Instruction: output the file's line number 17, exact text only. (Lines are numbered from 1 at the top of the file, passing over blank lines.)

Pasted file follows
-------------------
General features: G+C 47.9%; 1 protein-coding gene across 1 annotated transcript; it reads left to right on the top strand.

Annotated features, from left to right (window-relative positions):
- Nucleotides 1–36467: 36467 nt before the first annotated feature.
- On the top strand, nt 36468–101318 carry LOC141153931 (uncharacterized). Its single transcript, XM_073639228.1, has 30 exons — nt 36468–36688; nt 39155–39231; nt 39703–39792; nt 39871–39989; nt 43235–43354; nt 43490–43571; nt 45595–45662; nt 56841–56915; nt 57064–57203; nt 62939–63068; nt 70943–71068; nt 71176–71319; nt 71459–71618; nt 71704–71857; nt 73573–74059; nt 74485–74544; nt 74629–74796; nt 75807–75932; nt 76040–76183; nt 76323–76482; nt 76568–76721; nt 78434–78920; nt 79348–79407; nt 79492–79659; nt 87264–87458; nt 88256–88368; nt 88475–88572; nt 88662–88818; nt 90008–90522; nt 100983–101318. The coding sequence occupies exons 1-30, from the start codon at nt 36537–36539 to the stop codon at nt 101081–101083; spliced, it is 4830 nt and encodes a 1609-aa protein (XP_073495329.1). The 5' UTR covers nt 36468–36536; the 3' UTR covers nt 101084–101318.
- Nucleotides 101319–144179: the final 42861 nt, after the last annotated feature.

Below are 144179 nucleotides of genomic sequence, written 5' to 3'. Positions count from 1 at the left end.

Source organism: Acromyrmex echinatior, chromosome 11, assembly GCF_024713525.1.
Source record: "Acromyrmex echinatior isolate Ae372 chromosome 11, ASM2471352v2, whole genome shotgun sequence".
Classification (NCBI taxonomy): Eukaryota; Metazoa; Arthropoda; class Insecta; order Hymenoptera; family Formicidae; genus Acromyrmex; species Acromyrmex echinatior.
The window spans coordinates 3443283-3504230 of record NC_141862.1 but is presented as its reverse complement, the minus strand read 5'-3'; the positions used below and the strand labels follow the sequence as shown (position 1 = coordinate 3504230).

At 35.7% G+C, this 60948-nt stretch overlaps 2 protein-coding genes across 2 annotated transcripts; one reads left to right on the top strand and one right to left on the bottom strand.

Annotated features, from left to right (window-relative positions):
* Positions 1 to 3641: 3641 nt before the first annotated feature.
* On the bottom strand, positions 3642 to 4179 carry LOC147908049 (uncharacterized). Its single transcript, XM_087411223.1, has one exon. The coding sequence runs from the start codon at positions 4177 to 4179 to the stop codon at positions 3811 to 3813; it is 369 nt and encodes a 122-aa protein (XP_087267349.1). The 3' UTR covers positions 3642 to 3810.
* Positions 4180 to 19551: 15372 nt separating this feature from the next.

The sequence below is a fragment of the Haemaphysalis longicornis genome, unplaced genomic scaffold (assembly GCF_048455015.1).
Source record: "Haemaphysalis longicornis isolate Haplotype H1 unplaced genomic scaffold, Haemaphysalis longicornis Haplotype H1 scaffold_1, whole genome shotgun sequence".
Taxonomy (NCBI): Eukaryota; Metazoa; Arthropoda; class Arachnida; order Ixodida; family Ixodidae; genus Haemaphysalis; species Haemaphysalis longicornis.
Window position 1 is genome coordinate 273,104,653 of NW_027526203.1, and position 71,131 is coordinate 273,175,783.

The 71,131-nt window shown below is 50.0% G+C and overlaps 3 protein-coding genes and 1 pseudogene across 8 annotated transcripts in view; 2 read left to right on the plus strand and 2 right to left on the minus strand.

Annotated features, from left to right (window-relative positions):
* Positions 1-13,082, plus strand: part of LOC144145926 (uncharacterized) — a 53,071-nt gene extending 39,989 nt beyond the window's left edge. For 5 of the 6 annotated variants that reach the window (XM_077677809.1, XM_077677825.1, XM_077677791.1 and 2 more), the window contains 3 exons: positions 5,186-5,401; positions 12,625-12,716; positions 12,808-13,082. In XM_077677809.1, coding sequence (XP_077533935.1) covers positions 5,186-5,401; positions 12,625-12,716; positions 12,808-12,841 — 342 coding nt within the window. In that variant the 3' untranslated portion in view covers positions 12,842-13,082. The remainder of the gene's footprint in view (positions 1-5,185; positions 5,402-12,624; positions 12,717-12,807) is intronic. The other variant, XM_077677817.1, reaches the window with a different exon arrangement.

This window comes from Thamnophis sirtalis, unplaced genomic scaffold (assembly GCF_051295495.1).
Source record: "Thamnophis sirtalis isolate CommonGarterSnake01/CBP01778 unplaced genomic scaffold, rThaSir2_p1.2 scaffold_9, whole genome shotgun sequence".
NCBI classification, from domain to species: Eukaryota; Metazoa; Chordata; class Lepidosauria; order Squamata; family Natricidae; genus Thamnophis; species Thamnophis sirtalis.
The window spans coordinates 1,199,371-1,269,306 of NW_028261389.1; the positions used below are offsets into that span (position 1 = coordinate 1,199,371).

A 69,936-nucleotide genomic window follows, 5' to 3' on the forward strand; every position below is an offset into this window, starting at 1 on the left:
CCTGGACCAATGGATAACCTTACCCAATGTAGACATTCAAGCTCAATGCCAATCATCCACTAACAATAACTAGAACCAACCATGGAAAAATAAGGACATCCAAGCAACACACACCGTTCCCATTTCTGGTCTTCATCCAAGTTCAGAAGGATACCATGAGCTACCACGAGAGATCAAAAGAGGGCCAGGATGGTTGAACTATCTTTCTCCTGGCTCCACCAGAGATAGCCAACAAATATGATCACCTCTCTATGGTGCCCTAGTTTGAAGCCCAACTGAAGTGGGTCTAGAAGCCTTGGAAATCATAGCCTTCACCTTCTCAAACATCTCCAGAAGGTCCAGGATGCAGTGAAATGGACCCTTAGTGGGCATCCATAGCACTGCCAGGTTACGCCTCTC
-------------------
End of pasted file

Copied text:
Source record: "Haemaphysalis longicornis isolate Haplotype H1 unplaced genomic scaffold, Haemaphysalis longicornis Haplotype H1 scaffold_1, whole genome shotgun sequence".